Tuesday, December 17, 2013

The Santa Talk (Jewish Edition)

It's that jolly time of year! Maybe because Chanukah is already long over, this Christmas season has arrived in seemingly brighter shades of red and green than usual.

Or maybe it's just that my two-year-old is experiencing her first conscious Christmas. And she's blown away. For a week or two, we couldn't walk through the lobby of our building without Louisa stopping to admire the electric menorah. Then, one day, the TREE arrived. No matter that the tree itself is made of green plastic confetti (such a bummer--what's the point without the lovely smell?); it is towering, it is covered in shiny colored balls and lights, it has wrapped presents and a little baby Jesus snuggled underneath its embracing fronds. All in all, completely amazing to two-and-a-half-year-old eyes. It's difficult to pull her away.

When we finally step foot out of our building, within three blocks we encounter one of several Christmas tree vendors, camped out on the sidewalk 'til the big day, with their dozens of trees, bright lights, and blow-up Santas.

Let me back up. This child already has an abiding love for symbols of the dominant faith. She loves church bells. She knows which churches in our neighborhood have the ringing capability, and squeals on the occasions that the bells happen to sound when we are in hearing distance. "I hear the church bells!" she yells, which garners delighted smiles from passers-by, who probably imagine her as a future choirgirl.

Anyway, about the blow-up Santas. There's a giant one above the tree stand on the west side Broadway, and I've found myself distracting Louisa so she doesn't notice it. She'd have to look up to see it, so it's not that hard. All I have to do is strike up a conversation about what she did in school that day, or what we'll have for dinner, or whether we'll hear the church bells on the way home.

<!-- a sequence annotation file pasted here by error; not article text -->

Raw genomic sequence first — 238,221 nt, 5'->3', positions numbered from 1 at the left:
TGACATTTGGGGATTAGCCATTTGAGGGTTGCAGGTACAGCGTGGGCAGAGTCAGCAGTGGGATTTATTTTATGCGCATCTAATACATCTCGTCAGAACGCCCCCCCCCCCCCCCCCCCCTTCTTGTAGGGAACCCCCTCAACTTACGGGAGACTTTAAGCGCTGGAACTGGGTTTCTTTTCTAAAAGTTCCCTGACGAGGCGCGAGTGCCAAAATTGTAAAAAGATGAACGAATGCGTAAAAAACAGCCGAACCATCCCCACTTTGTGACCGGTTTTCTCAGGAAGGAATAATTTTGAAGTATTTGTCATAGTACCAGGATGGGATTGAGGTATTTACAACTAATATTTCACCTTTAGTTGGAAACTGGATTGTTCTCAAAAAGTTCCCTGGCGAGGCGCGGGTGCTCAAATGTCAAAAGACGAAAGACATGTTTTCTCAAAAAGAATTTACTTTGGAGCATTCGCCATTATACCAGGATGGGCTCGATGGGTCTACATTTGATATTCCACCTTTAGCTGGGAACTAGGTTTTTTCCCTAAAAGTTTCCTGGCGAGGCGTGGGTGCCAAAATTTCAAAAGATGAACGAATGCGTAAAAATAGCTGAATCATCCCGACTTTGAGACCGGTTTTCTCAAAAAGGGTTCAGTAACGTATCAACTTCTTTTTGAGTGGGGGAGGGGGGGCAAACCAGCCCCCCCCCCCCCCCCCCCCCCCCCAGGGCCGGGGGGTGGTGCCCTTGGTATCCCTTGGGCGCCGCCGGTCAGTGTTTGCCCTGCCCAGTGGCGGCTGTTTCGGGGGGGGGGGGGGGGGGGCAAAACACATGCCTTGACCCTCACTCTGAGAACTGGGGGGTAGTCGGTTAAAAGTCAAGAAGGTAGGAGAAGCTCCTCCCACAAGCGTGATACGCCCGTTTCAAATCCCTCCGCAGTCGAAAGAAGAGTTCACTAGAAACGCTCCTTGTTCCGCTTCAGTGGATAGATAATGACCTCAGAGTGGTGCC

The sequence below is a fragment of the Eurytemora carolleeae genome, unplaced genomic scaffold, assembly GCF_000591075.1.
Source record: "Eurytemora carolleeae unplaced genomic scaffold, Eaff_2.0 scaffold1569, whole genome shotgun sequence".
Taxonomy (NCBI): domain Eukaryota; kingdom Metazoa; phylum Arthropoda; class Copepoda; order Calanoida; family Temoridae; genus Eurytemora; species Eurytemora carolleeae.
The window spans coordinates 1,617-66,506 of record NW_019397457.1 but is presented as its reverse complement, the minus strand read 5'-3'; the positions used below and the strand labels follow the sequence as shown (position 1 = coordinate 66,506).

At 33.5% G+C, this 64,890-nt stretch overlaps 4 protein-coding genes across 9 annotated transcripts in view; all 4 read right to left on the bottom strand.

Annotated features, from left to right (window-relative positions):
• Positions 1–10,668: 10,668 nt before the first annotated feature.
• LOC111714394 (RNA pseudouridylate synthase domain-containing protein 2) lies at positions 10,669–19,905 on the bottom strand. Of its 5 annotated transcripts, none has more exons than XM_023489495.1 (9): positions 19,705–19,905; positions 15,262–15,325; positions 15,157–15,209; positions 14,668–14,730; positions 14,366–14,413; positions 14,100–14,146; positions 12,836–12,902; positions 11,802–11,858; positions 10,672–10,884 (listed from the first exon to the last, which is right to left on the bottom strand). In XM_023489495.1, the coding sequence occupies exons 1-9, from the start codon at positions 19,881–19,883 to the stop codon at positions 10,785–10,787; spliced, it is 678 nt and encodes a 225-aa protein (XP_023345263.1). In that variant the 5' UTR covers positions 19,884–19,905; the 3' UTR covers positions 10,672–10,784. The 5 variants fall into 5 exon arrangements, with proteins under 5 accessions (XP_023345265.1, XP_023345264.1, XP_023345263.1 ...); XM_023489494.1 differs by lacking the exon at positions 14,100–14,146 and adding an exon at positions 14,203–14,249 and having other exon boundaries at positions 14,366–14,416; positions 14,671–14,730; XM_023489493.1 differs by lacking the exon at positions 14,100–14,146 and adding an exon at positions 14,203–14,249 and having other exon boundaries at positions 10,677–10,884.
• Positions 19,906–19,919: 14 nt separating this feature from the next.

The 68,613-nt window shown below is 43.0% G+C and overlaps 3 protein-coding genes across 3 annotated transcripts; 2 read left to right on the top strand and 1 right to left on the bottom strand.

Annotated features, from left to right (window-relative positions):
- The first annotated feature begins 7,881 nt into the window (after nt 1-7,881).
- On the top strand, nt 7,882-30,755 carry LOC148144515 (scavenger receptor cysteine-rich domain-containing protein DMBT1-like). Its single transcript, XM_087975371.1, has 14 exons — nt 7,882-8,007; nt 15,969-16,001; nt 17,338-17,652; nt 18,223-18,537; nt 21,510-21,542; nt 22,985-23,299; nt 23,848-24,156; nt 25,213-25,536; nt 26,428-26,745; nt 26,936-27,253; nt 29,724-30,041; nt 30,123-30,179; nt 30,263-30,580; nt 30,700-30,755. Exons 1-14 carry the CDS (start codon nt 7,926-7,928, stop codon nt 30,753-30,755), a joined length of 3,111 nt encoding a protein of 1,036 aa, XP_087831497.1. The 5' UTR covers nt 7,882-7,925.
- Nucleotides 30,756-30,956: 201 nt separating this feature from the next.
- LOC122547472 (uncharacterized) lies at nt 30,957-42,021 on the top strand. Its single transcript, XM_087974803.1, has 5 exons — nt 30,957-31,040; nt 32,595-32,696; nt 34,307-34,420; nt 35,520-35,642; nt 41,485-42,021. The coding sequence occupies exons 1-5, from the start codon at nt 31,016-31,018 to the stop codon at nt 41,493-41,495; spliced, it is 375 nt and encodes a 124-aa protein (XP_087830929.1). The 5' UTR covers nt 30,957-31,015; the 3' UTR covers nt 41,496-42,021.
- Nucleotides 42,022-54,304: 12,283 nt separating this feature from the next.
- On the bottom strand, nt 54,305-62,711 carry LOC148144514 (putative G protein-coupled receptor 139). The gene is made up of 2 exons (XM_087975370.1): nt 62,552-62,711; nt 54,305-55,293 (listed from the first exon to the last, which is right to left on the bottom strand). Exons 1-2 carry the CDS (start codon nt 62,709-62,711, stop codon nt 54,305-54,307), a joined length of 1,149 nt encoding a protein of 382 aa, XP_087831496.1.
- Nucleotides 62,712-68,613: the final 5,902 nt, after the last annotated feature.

I just don't want to have the Santa talk with her just yet. You know, the Jewish version. The one where you tell your kids that different people believe different things and we have lots of nice beliefs but we don't believe in Santa. (And shhh, don't say anything to your friends about what I just told you about Santa. Bella made this mistake once and it still haunts her.)

Here's where I admit that I've been avoiding putting on one of the four episodes in the current TWC on-demand Dora rotation: "A Present For Santa".  Yes, that's right. I'm the Christmas censor. I figure Louisa can learn about Christmas on a need-to-know basis. This year: beautiful trees, lights, and empty fake presents that I constantly have to tell her to put back and stop shaking. Next year: red-cloaked bearded man brings presents to our neighbors, but not you.

(But, don't worry, we have Chanukah!!)

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